The catalyst for this post is an article by Jonathan Franzen in the New York Times Opinion Pages called “Liking Is for Cowards. Go for What Hurts.” In it, Franzen contrasts the “liking” we do on Facebook and our love affair with technological gizmos with the messy world of real love. This isn’t your standard critique of Twitter and Facebook users being disconnected from the real world. It’s a thoughtful contrast between our technological distractions and why we’re all here in the first place.
Franzen quotes fellow author Alice Sebold on “getting down in the pit and loving somebody” and it’s a nice, succinct way to describe the kind of soulful, imperfect understanding of humanity captured in the works of Thomas Moore and James Hillman. Hillman and Moore dive deep into the soul with their writing, as a way to surface what it is to be truly human. It is not always pretty or pleasant in there, but it is always real.
There are two distinct threads that I really like about Franzen’s “Go for What Hurts” piece: the first is the focus of this post, and it’s about love. The second is about why we are so infatuated with our technology and I’ll save that for a follow-on post.
Love Isn’t a Roller Coaster
When I was in my late teens, it dawned on me one day that my romantic relationships felt a bit like two hearts on a teeter-totter. In the early stages of a relationship, both parties are out on the far ends of the board, where the swings are bigger, more dramatic, and more exciting. She loves me, she loves me not. In those early days of a relationship, the slightest movement can create huge upward swings (she called me back!) as well as downward swings (who was that guy she was talking about today?!?).
And just picture in your mind’s eye what happens when “person A” moves in too quickly on a real teeter-totter without the other person moving in at the same time: the weight shifts, the teeter-totter tilts, and “person B” feels a natural pull away from “person A”, while “A” now feels an even stronger urge to get closer. I’m sure you’ve never seen that happen in a relationship, let alone experience it yourself, right?
Figuring out this teeter-totter thing helped me out a lot in my early twenties; it helped me stay cool, and not blow it so often with women. Yep, it worked pretty darn well for me – for a while, at least. But then, something shifted inside. Staying out on the edge was exciting and fun, but it started to feel hollow, and, how else should I say this – but soulless.
I was living in China when I finally set aside my fear of teeter-totter physics and first dared to move in from the edge. My initial attempt ended painfully, but it helped me understand that opening up and making myself vulnerable to love, felt good – even though it hurt like crazy. My second opening to love was also with a fellow expat in China – and it ended up being even more painful than the first one when it ended. But again, there’s no way I would have traded that pain for the safety of the teeter-totter’s edge. My connection with this young woman was wonderful while it lasted, and through that relationship, I learned a bit about what it meant to open my heart to someone, even if it was a bit wobbly and awkward at the time.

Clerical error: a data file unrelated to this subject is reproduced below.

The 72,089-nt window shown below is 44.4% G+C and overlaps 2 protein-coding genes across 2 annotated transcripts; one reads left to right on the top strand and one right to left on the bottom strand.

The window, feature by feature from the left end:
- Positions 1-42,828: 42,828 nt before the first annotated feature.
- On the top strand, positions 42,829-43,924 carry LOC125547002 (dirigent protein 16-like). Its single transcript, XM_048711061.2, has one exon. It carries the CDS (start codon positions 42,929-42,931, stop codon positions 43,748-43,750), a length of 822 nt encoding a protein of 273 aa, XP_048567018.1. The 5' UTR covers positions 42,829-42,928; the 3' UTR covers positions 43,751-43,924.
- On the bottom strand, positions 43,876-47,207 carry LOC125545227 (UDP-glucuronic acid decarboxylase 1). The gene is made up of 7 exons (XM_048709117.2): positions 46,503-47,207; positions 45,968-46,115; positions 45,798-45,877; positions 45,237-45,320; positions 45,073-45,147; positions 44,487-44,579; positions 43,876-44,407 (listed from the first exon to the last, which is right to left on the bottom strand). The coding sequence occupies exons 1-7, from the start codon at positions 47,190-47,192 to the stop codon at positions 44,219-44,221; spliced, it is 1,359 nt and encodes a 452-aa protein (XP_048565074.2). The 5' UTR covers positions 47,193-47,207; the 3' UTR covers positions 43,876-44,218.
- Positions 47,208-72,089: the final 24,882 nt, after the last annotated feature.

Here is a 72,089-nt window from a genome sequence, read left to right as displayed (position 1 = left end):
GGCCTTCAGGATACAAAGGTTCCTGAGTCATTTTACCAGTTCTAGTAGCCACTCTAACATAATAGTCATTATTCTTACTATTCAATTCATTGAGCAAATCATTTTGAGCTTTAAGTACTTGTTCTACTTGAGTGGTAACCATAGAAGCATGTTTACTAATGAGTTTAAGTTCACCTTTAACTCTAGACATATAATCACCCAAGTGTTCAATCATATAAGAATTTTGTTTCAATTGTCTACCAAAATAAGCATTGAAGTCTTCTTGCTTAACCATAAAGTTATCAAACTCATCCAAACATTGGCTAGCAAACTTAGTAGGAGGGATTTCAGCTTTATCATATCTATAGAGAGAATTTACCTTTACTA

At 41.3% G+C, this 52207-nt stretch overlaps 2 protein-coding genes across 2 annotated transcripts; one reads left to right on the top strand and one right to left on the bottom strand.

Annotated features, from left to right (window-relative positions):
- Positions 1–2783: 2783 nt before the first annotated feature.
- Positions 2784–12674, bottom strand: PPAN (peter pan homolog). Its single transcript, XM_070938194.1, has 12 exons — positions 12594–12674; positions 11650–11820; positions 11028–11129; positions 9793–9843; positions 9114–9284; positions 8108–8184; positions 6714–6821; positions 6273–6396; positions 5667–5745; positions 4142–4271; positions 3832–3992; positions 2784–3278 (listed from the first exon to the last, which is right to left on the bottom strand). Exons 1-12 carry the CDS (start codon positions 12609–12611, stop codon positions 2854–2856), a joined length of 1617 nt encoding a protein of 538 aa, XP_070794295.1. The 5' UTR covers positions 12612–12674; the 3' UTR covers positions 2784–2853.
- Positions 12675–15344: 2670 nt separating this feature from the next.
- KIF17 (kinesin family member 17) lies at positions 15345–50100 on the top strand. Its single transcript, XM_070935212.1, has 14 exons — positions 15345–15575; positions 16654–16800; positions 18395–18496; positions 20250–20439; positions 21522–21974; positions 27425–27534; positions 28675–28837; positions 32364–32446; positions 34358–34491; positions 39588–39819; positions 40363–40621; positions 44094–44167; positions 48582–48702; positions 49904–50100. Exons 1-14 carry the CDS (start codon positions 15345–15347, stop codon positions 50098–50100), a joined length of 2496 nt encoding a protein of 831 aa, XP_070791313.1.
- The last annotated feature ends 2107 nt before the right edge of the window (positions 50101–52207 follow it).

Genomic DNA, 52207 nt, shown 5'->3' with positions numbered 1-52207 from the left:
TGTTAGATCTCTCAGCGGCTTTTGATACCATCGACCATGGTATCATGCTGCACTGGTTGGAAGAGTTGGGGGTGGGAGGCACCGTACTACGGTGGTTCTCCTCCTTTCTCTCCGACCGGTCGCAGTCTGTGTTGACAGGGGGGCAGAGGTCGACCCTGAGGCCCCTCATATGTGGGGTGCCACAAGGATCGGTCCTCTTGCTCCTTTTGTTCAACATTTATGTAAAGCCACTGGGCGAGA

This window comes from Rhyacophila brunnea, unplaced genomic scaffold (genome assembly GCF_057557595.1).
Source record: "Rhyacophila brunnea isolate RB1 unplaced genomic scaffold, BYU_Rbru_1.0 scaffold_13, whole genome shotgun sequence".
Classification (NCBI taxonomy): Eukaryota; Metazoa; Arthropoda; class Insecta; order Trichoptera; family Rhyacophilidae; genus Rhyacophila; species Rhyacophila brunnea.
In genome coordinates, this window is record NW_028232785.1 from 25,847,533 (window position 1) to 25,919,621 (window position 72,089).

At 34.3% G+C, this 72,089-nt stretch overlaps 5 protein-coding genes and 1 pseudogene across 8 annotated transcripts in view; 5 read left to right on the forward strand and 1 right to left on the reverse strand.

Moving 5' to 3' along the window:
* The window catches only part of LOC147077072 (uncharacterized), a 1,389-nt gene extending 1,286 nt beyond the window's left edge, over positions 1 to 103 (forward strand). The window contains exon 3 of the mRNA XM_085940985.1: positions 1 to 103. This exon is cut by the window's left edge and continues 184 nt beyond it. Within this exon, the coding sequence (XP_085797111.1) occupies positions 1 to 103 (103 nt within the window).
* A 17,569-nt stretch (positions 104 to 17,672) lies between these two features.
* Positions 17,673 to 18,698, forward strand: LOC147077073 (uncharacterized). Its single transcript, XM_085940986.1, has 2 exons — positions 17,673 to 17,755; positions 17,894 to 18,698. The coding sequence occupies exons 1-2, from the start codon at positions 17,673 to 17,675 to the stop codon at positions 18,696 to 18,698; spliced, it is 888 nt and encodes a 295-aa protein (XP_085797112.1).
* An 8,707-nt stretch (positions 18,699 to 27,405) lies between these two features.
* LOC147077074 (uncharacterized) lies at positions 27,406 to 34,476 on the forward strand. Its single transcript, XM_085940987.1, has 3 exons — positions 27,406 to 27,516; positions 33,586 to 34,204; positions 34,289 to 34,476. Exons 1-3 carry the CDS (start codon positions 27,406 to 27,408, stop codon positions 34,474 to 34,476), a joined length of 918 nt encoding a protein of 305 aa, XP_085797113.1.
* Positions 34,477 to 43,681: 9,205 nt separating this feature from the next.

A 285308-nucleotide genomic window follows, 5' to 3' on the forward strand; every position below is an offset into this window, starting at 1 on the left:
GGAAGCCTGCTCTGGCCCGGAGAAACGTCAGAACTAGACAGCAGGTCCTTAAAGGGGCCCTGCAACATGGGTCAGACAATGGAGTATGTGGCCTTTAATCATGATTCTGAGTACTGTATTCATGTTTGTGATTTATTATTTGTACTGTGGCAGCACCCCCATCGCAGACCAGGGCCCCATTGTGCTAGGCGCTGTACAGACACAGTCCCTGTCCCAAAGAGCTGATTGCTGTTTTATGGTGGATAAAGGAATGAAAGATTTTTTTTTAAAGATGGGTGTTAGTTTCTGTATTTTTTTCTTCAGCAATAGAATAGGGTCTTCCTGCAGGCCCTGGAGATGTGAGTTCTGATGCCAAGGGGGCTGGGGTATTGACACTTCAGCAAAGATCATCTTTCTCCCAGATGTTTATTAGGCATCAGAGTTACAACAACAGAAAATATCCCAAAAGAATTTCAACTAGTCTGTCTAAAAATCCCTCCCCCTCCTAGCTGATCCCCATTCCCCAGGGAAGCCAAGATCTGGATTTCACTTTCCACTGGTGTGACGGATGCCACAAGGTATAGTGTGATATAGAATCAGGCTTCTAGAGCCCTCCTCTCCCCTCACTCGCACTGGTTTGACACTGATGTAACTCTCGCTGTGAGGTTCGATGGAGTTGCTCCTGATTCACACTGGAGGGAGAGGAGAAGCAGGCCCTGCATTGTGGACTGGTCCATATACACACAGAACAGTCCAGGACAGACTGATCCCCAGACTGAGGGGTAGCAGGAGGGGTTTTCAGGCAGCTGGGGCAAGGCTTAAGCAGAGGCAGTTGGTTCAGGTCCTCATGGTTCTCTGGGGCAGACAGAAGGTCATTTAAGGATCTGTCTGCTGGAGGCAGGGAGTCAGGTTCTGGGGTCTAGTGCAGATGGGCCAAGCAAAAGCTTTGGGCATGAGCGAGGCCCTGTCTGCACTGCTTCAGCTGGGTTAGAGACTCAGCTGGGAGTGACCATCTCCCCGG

Looking back, I know now that it was only through these bruisings of my heart that I readied myself for my greatest teacher on the subject of love – my wife, CJ.
Love at the center of the teeter-totter is more mellow and sweet. It is deeper. It is the stuff of the soul and I can no longer really imagine a world without it. This is not to say that there are no ups and downs at the center, but the movements all pivot solidly from a strong base. That base is our relationship; and on the day we married, I felt this relationship actually transform into something very real, even though it can’t be seen or physically touched. This is the joining of two souls, coming together on a journey through life. There is no other way for me to describe it.
CJ and I have two young boys, both of whom are too old for real teeter-totters, but still too young to know the ups and downs of this relationship teeter-totter. When they do, I hope I will have the wisdom to remember that what may feel like puppy love to me is actually the teeter-totter in its wildest, most hormone-fed gyrations – and that the heartache it creates is very real. It is this ride on the outer edges of the teeter-totter that usually marks our initiation into the rites of love and connection. And as such, it needs to be accorded its due respect.
Love does take courage. It is nothing short of one soul making itself vulnerable in order to connect with another. To love, to truly love, we have to set aside our facades and expose who we really are. Franzen is right. That is scary. And yet, there is nothing more human or more beautiful in this world.
As we look for meaning in this troubled world that we live in, there is one thing that will always ring louder and truer than the cacophony of electronic buzzing, beeping and chiming that surrounds us. That is the sound of your soul, and no matter how spiritual you may or may not be, we have all had glimmers of what it means to be truly alive. Love is one of the strongest of these experiences, but it is not the only one.
The question Franzen poses is emerging as a central theme in much of my own writing. Answering it is critical to the future of humanity. For in an age increasingly defined by the ephemeral and virtual, how do we maintain our connections to what really matters – to what makes us genuinely human?